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Eye Movements—Donna L. Hill, M.D., UF and Shands Jacksonville

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  • 1. Eye MovementsEye Movements Donna L. Hill, MDDonna L. Hill, MD Neuro-ophthalmologyNeuro-ophthalmology Departments of NeurologyDepartments of Neurology and Ophthalmologyand Ophthalmology UF&Shands JacksonvilleUF&Shands Jacksonville
  • 2. Normal Eye MovementsNormal Eye Movements • Objective: FoveationObjective: Foveation • Extraocular musclesExtraocular muscles • Muscle innervation – CNs III, IV, and VIMuscle innervation – CNs III, IV, and VI • Cranial nerve nucleiCranial nerve nuclei • Three primary types of movementsThree primary types of movements • Pathologic eye movementsPathologic eye movements
  • 3. Objective: foveationObjective: foveation • fovea – most sensitive portion of retinafovea – most sensitive portion of retina • we need to orient, either voluntarily orwe need to orient, either voluntarily or reflexively, to important stimulireflexively, to important stimuli • accomplished by directing our eyes to a targetaccomplished by directing our eyes to a target so that it is projected onto the foveaso that it is projected onto the fovea • to maintain foveation, we depend onto maintain foveation, we depend on visualvisual feedbackfeedback as the primary source ofas the primary source of information on eye movement accuracyinformation on eye movement accuracy
  • 4. Extraocular musclesExtraocular muscles • Superior rectus – moves eye upSuperior rectus – moves eye up • Inferior rectus – moves eye downInferior rectus – moves eye down • Medial rectus – moves eye in (a-d-duction)Medial rectus – moves eye in (a-d-duction) • Lateral rectus – moves eye out (a-b-duction)Lateral rectus – moves eye out (a-b-duction) • Inferior oblique – moves eye up when it is in an adducted position;Inferior oblique – moves eye up when it is in an adducted position; also extorts the eye.also extorts the eye. • Superior oblique – moves eye down when it is adducted; also intortsSuperior oblique – moves eye down when it is adducted; also intorts the eye.the eye. left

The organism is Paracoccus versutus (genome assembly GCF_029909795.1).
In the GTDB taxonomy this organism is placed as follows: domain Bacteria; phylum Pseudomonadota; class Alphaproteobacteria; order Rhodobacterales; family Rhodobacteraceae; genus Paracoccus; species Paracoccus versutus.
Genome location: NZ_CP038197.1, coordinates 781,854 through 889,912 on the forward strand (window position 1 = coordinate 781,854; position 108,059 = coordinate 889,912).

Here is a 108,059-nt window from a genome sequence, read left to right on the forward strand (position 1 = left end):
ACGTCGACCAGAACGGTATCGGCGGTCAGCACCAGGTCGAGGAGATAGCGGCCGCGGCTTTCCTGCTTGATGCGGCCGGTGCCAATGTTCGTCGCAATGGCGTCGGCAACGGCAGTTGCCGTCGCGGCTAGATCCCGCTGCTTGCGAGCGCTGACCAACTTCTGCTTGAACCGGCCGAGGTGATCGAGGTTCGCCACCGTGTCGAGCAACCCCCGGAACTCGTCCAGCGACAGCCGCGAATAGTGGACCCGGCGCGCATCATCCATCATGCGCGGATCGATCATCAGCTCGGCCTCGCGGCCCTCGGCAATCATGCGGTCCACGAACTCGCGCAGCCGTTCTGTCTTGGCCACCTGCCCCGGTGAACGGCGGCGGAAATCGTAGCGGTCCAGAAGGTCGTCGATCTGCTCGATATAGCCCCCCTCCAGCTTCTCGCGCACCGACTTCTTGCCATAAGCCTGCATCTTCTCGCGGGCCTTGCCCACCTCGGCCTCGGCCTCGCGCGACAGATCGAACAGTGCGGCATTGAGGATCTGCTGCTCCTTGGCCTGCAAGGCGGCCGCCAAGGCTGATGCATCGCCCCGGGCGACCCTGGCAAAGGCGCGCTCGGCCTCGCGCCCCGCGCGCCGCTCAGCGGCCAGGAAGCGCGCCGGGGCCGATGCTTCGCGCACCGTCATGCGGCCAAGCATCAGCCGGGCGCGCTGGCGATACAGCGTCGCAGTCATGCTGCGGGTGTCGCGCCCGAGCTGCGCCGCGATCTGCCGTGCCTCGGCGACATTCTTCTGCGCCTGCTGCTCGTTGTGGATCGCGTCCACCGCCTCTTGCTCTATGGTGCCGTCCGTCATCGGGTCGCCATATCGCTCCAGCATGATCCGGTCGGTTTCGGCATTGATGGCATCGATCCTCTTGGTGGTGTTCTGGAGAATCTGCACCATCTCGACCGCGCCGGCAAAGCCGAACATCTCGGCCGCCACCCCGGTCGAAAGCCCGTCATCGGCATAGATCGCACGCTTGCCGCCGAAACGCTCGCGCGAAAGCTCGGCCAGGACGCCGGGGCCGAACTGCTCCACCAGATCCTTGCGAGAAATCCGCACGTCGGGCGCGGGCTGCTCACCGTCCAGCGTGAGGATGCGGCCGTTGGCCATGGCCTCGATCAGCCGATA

• 5. Isolating Extraocular MusclesIsolating Extraocular Muscles
  • 6. CN IIICN III
  • 7. CN IIICN III • Superior division - Superior rectus muscle - Levator palpebrae superioris muscle • Inferior division - Medial rectus muscle - Inferior rectus muscle - Inferior oblique muscle - Parasympathetic innervation to pupil
  • 8. CN IVCN IV CN VICN VI
  • 9. CN VICN VI
  • 10. Coordination of Eye MovementsCoordination of Eye Movements • Separate systems exist to control each differentSeparate systems exist to control each different subtype of eye movement: saccades, smoothsubtype of eye movement: saccades, smooth pursuit, and vergencepursuit, and vergence • May be nuclear or supranuclear controlMay be nuclear or supranuclear control • May be reflexive or voluntaryMay be reflexive or voluntary • Separate systems exist to govern vertical andSeparate systems exist to govern vertical and horizontal eye movementshorizontal eye movements
  • 11. Targeting Eye MovementsTargeting Eye Movements 1.1. Saccades: Quick, darting conjugateSaccades: Quick, darting conjugate movements which direct the eyes to a newmovements which direct the eyes to a new target.target. 2.2. Smooth pursuit: A slower conjugate movementSmooth pursuit: A slower conjugate movement which allows for tracking of a moving object, orwhich allows for tracking of a moving object, or of a stationary object while we are moving.of a stationary object while we are moving. 3.3. Convergence: A dysconjugate movement ofConvergence: A dysconjugate movement of both eyes toward the midline to allow forboth eyes toward the midline to allow for focusing on a near object by adjusting the anglefocusing on a near object by adjusting the angle between the eyes.between the eyes.